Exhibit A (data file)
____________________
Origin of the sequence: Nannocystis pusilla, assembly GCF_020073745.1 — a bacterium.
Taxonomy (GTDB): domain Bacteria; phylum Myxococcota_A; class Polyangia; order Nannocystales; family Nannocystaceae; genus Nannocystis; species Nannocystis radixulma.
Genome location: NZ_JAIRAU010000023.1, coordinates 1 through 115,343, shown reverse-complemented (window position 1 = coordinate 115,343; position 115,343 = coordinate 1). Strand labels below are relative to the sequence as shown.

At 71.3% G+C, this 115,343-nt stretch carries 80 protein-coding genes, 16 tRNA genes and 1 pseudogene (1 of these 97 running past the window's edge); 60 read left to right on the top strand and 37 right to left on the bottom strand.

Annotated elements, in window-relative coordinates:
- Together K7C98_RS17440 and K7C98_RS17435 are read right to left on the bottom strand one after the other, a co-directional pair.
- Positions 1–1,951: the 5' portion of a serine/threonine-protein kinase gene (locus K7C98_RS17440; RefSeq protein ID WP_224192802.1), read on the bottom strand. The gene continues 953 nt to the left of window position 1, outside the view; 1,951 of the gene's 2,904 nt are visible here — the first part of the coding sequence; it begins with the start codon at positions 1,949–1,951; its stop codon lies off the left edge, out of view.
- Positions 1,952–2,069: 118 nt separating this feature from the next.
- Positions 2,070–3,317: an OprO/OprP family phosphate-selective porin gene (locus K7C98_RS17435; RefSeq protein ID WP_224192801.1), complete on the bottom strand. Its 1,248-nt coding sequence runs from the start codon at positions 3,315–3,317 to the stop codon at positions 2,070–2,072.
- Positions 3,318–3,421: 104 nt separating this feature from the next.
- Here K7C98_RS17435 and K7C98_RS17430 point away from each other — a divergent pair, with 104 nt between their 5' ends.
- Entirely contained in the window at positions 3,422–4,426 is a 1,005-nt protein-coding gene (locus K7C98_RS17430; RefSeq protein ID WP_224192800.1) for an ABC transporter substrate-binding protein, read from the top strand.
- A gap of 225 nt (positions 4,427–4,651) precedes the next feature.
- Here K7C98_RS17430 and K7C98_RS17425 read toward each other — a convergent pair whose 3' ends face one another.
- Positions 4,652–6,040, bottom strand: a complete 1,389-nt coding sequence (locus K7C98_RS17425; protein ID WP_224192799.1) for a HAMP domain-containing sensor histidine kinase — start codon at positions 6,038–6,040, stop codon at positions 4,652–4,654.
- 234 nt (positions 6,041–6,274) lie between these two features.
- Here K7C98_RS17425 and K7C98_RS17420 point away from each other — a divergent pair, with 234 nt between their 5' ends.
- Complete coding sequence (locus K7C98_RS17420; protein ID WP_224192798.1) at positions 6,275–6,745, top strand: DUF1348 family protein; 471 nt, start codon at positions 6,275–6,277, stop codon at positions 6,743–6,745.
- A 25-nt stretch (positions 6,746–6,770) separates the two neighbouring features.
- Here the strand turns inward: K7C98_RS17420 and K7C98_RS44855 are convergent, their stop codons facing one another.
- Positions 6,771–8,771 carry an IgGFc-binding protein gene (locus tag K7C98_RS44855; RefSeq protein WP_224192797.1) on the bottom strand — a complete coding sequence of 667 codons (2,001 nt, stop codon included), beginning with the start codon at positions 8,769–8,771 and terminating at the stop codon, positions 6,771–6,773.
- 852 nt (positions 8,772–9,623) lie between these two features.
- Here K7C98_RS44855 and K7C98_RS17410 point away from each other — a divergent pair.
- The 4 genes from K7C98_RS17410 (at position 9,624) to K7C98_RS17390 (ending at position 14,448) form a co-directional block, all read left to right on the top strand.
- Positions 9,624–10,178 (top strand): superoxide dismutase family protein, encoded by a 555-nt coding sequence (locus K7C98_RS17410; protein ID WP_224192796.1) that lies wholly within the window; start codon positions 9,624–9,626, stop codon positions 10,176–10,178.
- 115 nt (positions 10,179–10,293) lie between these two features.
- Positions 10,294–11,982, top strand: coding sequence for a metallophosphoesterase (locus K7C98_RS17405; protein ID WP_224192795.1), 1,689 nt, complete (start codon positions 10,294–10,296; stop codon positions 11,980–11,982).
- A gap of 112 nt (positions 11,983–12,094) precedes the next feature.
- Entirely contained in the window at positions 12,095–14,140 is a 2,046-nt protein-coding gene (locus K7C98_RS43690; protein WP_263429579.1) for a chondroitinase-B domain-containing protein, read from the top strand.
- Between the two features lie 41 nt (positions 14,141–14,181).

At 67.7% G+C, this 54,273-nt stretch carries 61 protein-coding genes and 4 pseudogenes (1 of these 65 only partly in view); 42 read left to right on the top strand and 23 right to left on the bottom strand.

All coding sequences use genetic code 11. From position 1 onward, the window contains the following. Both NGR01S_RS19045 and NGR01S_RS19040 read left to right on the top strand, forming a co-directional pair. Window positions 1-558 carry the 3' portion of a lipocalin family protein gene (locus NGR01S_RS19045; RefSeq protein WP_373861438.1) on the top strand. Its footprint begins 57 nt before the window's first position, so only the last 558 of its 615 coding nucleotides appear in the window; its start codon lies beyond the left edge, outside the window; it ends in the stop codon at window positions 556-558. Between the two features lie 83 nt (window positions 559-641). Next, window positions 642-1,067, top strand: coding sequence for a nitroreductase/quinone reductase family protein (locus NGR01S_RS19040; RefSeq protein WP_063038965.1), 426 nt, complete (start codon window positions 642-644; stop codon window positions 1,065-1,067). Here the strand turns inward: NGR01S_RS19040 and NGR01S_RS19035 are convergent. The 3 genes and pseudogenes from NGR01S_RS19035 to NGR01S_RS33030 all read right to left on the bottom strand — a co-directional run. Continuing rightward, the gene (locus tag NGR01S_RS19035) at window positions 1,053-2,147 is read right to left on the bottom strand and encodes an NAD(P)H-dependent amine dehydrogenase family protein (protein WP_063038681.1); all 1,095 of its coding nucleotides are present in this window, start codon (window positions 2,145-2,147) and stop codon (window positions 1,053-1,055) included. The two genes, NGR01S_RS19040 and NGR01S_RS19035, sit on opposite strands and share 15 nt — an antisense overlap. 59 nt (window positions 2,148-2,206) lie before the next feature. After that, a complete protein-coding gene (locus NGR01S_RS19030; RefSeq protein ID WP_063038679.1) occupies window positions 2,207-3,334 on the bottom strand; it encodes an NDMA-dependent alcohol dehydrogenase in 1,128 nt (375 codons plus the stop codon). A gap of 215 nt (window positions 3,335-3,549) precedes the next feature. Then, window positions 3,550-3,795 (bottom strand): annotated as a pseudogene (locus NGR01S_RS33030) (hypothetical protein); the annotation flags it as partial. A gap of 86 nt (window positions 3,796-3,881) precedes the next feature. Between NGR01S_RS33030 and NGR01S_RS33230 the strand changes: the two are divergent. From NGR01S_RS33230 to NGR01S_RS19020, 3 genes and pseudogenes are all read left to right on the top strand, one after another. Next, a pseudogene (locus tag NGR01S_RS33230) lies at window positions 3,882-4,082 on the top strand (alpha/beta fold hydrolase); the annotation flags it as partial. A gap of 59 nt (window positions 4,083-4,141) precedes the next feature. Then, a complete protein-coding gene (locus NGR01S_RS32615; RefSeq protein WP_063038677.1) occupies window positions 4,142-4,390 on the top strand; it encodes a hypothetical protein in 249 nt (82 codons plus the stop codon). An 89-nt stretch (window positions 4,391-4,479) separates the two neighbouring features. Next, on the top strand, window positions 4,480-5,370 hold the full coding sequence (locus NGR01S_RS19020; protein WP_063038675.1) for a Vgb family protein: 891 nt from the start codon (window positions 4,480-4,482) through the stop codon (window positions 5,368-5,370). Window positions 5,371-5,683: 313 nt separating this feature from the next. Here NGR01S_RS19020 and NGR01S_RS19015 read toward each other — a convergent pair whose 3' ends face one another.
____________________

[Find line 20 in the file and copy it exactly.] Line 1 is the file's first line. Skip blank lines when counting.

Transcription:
- Here the strand turns inward: K7C98_RS17420 and K7C98_RS44855 are convergent, their stop codons facing one another.